“The average restaurant is losing money using third-party deliveries,” contends Baziotis.
Restaurants also have accumulated four years’ worth of debt on average, he adds.
Baziotis attended a recent presentation at Greater Spokane Incorporated by DoorDash in which he claims the company is trying to frame the proposed ordinance as price fixing and government intervention.
“It’s not price fixing,” he says. “I’m not for government interference, but this is a policy issue.”
“My job is to protect and promote local business,” he says. “Government has always had a role in defining market boundaries. Our small businesses can’t compete with large corporations backed with venture capital.”
Jake Mayson, public policy director for GSI, says the organization hasn’t taken a stance on the issue yet, and it’s being directed to GSI board for review.
Doordash said in its statement that it already offers a 15% partnership rate to customers. Zappone says third-party delivery companies also have told him they already offer a 15% rate, but they admit they might not have done a good job communicating it to restaurants.
Bernhart, who also attended the DoorDash presentation at GSI, says that was the first time she has ever heard of a 15% option.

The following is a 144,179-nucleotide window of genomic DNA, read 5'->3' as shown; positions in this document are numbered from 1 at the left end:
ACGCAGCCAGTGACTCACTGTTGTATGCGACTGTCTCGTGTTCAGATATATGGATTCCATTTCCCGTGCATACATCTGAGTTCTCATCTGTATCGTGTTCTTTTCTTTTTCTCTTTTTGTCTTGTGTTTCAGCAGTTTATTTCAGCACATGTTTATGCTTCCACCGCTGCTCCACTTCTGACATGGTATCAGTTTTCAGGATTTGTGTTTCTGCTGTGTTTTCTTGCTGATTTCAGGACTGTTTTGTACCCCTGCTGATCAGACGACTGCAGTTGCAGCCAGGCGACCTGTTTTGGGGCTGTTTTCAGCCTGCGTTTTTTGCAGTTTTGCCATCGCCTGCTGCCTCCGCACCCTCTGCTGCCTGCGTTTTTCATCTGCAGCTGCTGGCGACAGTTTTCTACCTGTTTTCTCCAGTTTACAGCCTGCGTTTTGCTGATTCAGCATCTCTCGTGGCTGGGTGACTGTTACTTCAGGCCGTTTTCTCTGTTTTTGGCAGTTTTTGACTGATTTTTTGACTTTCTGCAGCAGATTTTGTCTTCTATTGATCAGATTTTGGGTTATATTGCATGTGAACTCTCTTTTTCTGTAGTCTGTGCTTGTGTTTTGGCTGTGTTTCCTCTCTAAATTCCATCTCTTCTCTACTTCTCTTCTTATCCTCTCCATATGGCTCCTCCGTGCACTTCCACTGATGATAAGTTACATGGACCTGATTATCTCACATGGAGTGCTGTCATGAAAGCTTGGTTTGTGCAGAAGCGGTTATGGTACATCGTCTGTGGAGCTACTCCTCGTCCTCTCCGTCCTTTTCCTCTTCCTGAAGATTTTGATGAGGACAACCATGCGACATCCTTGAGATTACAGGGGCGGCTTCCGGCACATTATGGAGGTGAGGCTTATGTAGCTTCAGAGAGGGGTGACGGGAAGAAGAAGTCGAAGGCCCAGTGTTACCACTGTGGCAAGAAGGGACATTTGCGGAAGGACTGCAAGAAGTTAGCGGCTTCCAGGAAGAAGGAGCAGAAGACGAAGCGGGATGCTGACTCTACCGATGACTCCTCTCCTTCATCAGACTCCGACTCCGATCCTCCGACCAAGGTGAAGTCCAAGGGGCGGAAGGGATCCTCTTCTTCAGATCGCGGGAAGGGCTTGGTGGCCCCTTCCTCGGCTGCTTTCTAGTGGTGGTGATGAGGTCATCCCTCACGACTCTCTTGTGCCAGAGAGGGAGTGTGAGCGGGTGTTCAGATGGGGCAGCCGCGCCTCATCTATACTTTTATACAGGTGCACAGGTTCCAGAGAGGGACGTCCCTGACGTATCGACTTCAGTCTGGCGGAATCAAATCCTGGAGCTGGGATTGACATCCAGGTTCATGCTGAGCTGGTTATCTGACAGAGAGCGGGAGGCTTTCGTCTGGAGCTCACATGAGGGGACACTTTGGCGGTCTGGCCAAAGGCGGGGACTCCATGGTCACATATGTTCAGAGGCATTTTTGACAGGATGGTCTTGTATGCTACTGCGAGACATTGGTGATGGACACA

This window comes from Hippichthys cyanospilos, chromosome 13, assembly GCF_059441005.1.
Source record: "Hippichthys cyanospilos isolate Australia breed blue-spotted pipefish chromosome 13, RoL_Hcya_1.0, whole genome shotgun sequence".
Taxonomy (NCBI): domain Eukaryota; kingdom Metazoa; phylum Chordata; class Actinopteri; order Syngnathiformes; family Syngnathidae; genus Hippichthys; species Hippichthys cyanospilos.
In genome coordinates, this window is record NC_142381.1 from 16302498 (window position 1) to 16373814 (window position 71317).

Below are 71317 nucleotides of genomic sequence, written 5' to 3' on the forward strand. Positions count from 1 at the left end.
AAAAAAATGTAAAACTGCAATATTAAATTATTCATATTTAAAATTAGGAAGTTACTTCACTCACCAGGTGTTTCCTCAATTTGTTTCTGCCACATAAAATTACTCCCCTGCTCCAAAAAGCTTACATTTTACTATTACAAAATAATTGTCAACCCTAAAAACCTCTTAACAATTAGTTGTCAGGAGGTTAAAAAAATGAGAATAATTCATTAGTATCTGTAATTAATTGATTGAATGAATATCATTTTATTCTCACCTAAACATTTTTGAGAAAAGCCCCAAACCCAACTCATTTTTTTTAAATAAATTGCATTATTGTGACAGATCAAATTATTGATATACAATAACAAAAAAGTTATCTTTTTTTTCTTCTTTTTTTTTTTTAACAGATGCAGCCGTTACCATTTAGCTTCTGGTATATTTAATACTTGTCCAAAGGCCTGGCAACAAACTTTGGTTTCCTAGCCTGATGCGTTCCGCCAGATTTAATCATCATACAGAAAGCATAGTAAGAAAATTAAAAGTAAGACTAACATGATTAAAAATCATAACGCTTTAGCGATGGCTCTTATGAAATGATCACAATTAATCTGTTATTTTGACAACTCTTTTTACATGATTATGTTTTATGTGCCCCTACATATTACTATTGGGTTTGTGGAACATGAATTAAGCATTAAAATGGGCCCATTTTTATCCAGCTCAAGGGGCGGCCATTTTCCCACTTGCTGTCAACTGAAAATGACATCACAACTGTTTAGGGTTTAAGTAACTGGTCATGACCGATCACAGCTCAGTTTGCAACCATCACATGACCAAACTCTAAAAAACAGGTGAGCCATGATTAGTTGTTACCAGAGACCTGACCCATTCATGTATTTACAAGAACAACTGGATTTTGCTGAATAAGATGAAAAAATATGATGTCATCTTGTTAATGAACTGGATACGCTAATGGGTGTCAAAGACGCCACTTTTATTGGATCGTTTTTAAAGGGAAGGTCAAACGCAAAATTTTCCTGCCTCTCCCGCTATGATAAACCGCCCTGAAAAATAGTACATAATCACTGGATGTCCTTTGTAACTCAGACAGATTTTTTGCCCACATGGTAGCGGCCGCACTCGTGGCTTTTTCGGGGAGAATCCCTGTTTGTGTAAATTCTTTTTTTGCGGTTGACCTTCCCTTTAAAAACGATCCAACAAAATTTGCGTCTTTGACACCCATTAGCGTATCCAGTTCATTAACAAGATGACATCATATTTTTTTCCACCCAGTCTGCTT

In addition, she says DoorDash will charge restaurants 6% when guests order online and pick up their food personally. “For what? Because you ordered through DoorDash instead of calling the restaurant directly?” she says.
In addition, third-party delivery groups want lawmakers to make an exception to the 15% cap proposal in which 15% is a rate that must be offered, but it is not the capped rate, says Zappone.
DoorDash also provided data from its 2021 Economic Impact Report that found that 71% of surveyed merchants recommend DoorDash for increasing revenues and that 58% surveyed agree DoorDash helps expand their reach to new customers.
The report also say a significant share of deliveries through DoorDash “might not otherwise have existed, as 42% of consumer survey respondents say if they could not order delivery, they would instead cook at home.”